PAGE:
EgyptAir one of Africa’s largest airlines with a network covering Europe, Asia, Middle East and Africa is continuously looking for new opportunities in the market and for new ways to grow.

The National Airline has partnered with Oman Flag carrier Oman Air in signing a pioneering codeshare agreement on flights between Cairo, Egypt and Muscat, the capital of Oman, with the commitment geared towards the restart of air travel and the expansion of destinations offered to customers.

This new codeshare agreement opens a wide variety of new opportunities for both carriers focusing on connections between their hubs. Travellers from Muscat will now have easy access to EgyptAir’s domestic destinations including: Sharm El-Sheikh, Luxor, Aswan, and Hurghada, as well as Casablanca in Morocco among EgyptAir’s international network.

Similarly, travellers from Cairo will have easy access to popular Oman Air domestic destination of Salalah as well as international destinations Karachi (Pakistan), Colombo (Sri Lanka), and Kuala Lumpur (Malaysia).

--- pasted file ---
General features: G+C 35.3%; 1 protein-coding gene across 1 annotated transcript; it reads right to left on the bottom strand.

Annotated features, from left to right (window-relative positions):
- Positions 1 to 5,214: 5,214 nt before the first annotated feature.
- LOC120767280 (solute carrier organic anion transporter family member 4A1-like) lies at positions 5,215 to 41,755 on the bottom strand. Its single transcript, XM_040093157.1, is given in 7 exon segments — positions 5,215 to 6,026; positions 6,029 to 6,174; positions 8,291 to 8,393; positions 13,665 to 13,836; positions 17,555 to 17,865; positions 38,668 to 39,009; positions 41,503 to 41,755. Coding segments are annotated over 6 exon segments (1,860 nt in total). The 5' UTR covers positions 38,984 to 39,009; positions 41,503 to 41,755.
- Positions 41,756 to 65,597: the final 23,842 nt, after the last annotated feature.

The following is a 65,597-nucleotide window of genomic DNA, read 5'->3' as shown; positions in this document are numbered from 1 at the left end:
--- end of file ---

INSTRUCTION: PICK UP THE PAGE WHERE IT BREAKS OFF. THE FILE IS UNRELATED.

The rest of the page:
Abdulaziz Al Raisi, chief executive officer Oman Air said: “Egypt has a remarkable, long-standing history in the MENA region and enjoys a strong international presence as a Star Alliance member. The codeshare agreement with Oman Air offers guests from Muscat more options for discovering Egypt, whether for business or leisure, and plays a vital role in the travel restart endeavours of both airlines.”

Amr Abu El-Enein, EgyptAir Holding chairman & CEO, said: “Signing this agreement between two partners with special attributes like EgyptAir and Oman Air will further add more benefits for both airlines’ customers. EgyptAir was the first airline in MENA to join IATA and our deep industry expertise has allowed us to successfully overcome many obstacles throughout our history.”

A codeshare agreement is a business arrangement in which two or more airlines publish and market the same flight under their own airline designator and flight number (the “airline flight code”) as part of their published timetable or schedule. Typically, a flight is operated by one airline (technically called an “administrating carrier”) while seats are sold for the flight by all cooperating airlines using their own designator and flight number.

By Victor Shalton Odhiambo


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